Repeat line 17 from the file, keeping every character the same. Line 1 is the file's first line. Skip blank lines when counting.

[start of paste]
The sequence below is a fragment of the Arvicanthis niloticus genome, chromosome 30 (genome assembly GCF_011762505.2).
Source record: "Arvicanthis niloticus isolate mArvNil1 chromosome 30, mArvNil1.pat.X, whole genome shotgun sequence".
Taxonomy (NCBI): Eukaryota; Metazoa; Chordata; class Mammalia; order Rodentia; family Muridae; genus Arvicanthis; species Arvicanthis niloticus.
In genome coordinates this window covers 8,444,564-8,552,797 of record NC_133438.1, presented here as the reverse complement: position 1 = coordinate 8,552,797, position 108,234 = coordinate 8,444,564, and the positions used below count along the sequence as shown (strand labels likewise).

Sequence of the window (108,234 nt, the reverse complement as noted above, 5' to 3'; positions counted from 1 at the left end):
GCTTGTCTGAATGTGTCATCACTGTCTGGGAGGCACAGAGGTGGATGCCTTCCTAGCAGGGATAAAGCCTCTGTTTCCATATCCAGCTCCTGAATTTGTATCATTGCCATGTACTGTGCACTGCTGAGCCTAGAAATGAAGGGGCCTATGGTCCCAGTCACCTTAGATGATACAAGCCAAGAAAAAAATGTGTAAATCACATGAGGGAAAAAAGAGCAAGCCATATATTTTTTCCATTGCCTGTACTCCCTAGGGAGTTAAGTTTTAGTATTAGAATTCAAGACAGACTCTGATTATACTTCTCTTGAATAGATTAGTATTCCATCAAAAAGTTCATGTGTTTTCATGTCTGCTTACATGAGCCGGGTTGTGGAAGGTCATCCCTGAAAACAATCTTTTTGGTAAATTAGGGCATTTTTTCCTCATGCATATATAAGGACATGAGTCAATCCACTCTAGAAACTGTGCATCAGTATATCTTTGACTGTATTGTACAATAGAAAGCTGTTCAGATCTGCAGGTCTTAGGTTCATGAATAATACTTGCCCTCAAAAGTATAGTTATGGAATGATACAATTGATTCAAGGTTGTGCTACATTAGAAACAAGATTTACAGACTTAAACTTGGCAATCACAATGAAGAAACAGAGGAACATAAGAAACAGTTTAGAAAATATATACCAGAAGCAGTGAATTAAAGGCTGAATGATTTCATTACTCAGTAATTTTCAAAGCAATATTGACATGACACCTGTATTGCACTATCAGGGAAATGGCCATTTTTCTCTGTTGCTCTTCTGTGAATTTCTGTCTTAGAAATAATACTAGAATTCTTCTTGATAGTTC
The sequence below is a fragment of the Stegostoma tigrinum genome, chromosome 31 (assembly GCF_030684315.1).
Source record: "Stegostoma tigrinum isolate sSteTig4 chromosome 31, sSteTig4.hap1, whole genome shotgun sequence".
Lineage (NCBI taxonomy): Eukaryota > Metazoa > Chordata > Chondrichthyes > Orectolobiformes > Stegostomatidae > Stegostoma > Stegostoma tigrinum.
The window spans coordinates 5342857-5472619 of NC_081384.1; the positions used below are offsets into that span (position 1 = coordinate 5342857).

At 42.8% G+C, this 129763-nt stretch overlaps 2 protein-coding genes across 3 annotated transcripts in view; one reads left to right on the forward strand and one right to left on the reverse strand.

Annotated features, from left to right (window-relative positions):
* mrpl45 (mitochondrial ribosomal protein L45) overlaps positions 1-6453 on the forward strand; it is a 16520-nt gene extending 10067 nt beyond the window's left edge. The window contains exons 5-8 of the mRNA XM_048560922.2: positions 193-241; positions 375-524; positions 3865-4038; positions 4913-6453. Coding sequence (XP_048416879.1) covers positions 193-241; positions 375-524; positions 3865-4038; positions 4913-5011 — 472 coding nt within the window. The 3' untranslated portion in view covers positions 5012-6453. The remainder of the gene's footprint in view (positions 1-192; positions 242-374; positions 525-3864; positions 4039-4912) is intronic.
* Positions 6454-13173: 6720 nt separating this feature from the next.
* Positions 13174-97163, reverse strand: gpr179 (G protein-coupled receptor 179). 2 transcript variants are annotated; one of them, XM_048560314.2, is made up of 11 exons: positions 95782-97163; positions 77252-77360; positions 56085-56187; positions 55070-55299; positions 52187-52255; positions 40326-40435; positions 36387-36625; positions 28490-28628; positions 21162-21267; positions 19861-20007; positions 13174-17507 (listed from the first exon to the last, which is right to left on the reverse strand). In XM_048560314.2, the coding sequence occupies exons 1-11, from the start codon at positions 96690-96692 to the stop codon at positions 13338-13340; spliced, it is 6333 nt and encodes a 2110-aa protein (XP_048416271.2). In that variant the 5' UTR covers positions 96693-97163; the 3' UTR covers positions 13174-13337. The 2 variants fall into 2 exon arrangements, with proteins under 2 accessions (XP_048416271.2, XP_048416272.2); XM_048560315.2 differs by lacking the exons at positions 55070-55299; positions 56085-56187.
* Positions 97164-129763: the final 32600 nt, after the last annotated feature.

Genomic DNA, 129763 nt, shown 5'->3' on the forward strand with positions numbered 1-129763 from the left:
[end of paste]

Genomic DNA, 129763 nt, shown 5'->3' on the forward strand with positions numbered 1-129763 from the left: